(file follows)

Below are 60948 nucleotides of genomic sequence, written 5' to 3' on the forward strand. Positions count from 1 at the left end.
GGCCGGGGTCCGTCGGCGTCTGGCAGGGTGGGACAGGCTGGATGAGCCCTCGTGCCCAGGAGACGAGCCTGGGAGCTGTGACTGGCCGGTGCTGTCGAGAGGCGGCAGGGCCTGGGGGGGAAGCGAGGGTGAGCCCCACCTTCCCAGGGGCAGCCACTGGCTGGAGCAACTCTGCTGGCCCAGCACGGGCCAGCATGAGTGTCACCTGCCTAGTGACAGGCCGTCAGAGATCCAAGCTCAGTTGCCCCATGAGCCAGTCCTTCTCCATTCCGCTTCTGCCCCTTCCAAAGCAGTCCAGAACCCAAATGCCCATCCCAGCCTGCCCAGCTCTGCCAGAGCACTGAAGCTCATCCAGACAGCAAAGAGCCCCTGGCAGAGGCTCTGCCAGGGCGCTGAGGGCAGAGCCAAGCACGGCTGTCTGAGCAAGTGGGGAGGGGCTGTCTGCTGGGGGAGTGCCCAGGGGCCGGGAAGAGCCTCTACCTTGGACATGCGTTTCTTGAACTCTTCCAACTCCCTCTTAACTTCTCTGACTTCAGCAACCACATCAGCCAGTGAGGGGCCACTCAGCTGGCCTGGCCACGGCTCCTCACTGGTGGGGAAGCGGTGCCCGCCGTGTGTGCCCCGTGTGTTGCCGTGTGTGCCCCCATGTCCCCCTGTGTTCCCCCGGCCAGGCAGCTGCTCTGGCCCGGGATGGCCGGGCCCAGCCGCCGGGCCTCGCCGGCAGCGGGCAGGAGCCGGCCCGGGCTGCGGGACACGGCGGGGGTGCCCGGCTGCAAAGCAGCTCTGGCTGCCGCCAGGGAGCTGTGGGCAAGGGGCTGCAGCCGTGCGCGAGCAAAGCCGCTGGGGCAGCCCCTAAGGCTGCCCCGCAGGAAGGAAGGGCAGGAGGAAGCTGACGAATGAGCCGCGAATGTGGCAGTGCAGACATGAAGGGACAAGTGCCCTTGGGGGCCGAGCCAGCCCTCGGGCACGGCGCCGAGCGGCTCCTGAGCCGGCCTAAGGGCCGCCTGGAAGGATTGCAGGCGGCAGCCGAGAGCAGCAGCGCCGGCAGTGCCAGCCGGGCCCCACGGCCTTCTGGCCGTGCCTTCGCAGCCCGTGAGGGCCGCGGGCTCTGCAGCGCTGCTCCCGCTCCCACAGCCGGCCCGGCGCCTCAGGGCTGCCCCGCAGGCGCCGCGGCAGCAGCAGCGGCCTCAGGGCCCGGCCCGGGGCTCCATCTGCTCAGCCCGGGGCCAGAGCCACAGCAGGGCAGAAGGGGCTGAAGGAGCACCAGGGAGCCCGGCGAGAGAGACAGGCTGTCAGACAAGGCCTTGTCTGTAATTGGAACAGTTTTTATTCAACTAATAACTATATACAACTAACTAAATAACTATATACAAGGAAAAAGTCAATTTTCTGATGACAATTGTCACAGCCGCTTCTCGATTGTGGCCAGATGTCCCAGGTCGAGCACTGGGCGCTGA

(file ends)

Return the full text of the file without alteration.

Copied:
Below are 60948 nucleotides of genomic sequence, written 5' to 3' on the forward strand. Positions count from 1 at the left end.
GGCCGGGGTCCGTCGGCGTCTGGCAGGGTGGGACAGGCTGGATGAGCCCTCGTGCCCAGGAGACGAGCCTGGGAGCTGTGACTGGCCGGTGCTGTCGAGAGGCGGCAGGGCCTGGGGGGGAAGCGAGGGTGAGCCCCACCTTCCCAGGGGCAGCCACTGGCTGGAGCAACTCTGCTGGCCCAGCACGGGCCAGCATGAGTGTCACCTGCCTAGTGACAGGCCGTCAGAGATCCAAGCTCAGTTGCCCCATGAGCCAGTCCTTCTCCATTCCGCTTCTGCCCCTTCCAAAGCAGTCCAGAACCCAAATGCCCATCCCAGCCTGCCCAGCTCTGCCAGAGCACTGAAGCTCATCCAGACAGCAAAGAGCCCCTGGCAGAGGCTCTGCCAGGGCGCTGAGGGCAGAGCCAAGCACGGCTGTCTGAGCAAGTGGGGAGGGGCTGTCTGCTGGGGGAGTGCCCAGGGGCCGGGAAGAGCCTCTACCTTGGACATGCGTTTCTTGAACTCTTCCAACTCCCTCTTAACTTCTCTGACTTCAGCAACCACATCAGCCAGTGAGGGGCCACTCAGCTGGCCTGGCCACGGCTCCTCACTGGTGGGGAAGCGGTGCCCGCCGTGTGTGCCCCGTGTGTTGCCGTGTGTGCCCCCATGTCCCCCTGTGTTCCCCCGGCCAGGCAGCTGCTCTGGCCCGGGATGGCCGGGCCCAGCCGCCGGGCCTCGCCGGCAGCGGGCAGGAGCCGGCCCGGGCTGCGGGACACGGCGGGGGTGCCCGGCTGCAAAGCAGCTCTGGCTGCCGCCAGGGAGCTGTGGGCAAGGGGCTGCAGCCGTGCGCGAGCAAAGCCGCTGGGGCAGCCCCTAAGGCTGCCCCGCAGGAAGGAAGGGCAGGAGGAAGCTGACGAATGAGCCGCGAATGTGGCAGTGCAGACATGAAGGGACAAGTGCCCTTGGGGGCCGAGCCAGCCCTCGGGCACGGCGCCGAGCGGCTCCTGAGCCGGCCTAAGGGCCGCCTGGAAGGATTGCAGGCGGCAGCCGAGAGCAGCAGCGCCGGCAGTGCCAGCCGGGCCCCACGGCCTTCTGGCCGTGCCTTCGCAGCCCGTGAGGGCCGCGGGCTCTGCAGCGCTGCTCCCGCTCCCACAGCCGGCCCGGCGCCTCAGGGCTGCCCCGCAGGCGCCGCGGCAGCAGCAGCGGCCTCAGGGCCCGGCCCGGGGCTCCATCTGCTCAGCCCGGGGCCAGAGCCACAGCAGGGCAGAAGGGGCTGAAGGAGCACCAGGGAGCCCGGCGAGAGAGACAGGCTGTCAGACAAGGCCTTGTCTGTAATTGGAACAGTTTTTATTCAACTAATAACTATATACAACTAACTAAATAACTATATACAAGGAAAAAGTCAATTTTCTGATGACAATTGTCACAGCCGCTTCTCGATTGTGGCCAGATGTCCCAGGTCGAGCACTGGGCGCTGA